4). Consider using sales forecasting/quota setting software. Rather than come up with “pie in the sky” numbers, why not use software to determine quotas.

Here are some examples of what’s on the market –

Anaplan
Xactly Quota & Territories
Optymyze
eSalesTrack
IBM Quota Management

To help you further, here are some helpful articles about setting  quotas –

“Tough Truth about Quotas,” by Renee Houston Zemanski
“How to Use Sales Metrics to Set More Accurate Quotas,” by Cara Hogan
“Sales Operations and Quota Setting: Use the Right Data,” by Joseph Schroeder

Whatever you do, please don’t base your sales quota on how it rhymes. Because if you do anything illegal or unethical, your next rhyme may be —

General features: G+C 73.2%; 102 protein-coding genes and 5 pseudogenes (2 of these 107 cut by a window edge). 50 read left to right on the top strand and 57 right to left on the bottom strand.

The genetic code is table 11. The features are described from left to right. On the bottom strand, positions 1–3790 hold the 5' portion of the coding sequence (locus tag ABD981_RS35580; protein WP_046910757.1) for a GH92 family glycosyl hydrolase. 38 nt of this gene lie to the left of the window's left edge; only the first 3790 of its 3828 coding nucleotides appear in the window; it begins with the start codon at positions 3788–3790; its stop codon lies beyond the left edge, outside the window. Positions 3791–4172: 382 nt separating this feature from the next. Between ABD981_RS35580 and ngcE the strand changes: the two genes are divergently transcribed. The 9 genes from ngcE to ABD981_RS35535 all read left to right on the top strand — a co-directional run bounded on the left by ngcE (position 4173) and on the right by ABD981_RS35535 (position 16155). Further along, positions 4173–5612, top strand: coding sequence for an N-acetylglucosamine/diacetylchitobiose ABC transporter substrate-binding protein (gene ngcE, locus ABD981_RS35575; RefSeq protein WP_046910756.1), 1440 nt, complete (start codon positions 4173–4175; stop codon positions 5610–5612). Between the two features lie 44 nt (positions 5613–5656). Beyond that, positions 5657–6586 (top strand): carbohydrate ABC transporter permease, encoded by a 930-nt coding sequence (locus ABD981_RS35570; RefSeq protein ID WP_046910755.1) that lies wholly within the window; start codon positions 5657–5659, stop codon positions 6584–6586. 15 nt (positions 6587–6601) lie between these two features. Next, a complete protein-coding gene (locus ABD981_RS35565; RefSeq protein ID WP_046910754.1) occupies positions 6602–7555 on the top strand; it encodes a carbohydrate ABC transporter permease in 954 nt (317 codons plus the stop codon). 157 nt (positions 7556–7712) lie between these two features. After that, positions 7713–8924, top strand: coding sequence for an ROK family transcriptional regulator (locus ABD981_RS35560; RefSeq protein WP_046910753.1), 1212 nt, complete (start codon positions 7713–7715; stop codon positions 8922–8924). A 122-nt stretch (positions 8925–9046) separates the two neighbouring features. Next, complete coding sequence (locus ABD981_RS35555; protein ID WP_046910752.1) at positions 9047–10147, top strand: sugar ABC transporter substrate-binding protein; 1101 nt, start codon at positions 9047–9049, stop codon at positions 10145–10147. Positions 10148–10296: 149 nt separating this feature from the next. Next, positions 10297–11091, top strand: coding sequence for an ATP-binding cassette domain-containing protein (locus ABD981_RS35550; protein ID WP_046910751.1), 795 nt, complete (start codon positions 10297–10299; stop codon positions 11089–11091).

“I’m in jail, where’s my bail?”

Note: If you like my post, please read my book Advice for New Salespeople: Tips to Help your Sales Career.

Can Sales and Marketing Get Along?

can sales and marketing get along?In one of the most famous quotes from 1990s, Rodney King asked “Can we all get along?”

That same question could also apply today for sales and marketing departments.

Are there really any conflicts between sales and marketing departments these days? Or are some people just hyping the conflict to sell books, promote seminars or…write blog posts.

It depends. Company leadership, culture and personnel can either create harmony or animosity between both departments.

Jen Kern, CMO at Tracx, and John Evans, Director of Sales at Celerity addressed some of the challenges they faced while working together at Celerity during a recent AA-ISP DC Chapter meeting on “The Dynamic Duo – Fueling an Integrated Marketing & Sales Engine.” (The event was hosted by WeddingWire in Friendship Heights, MD).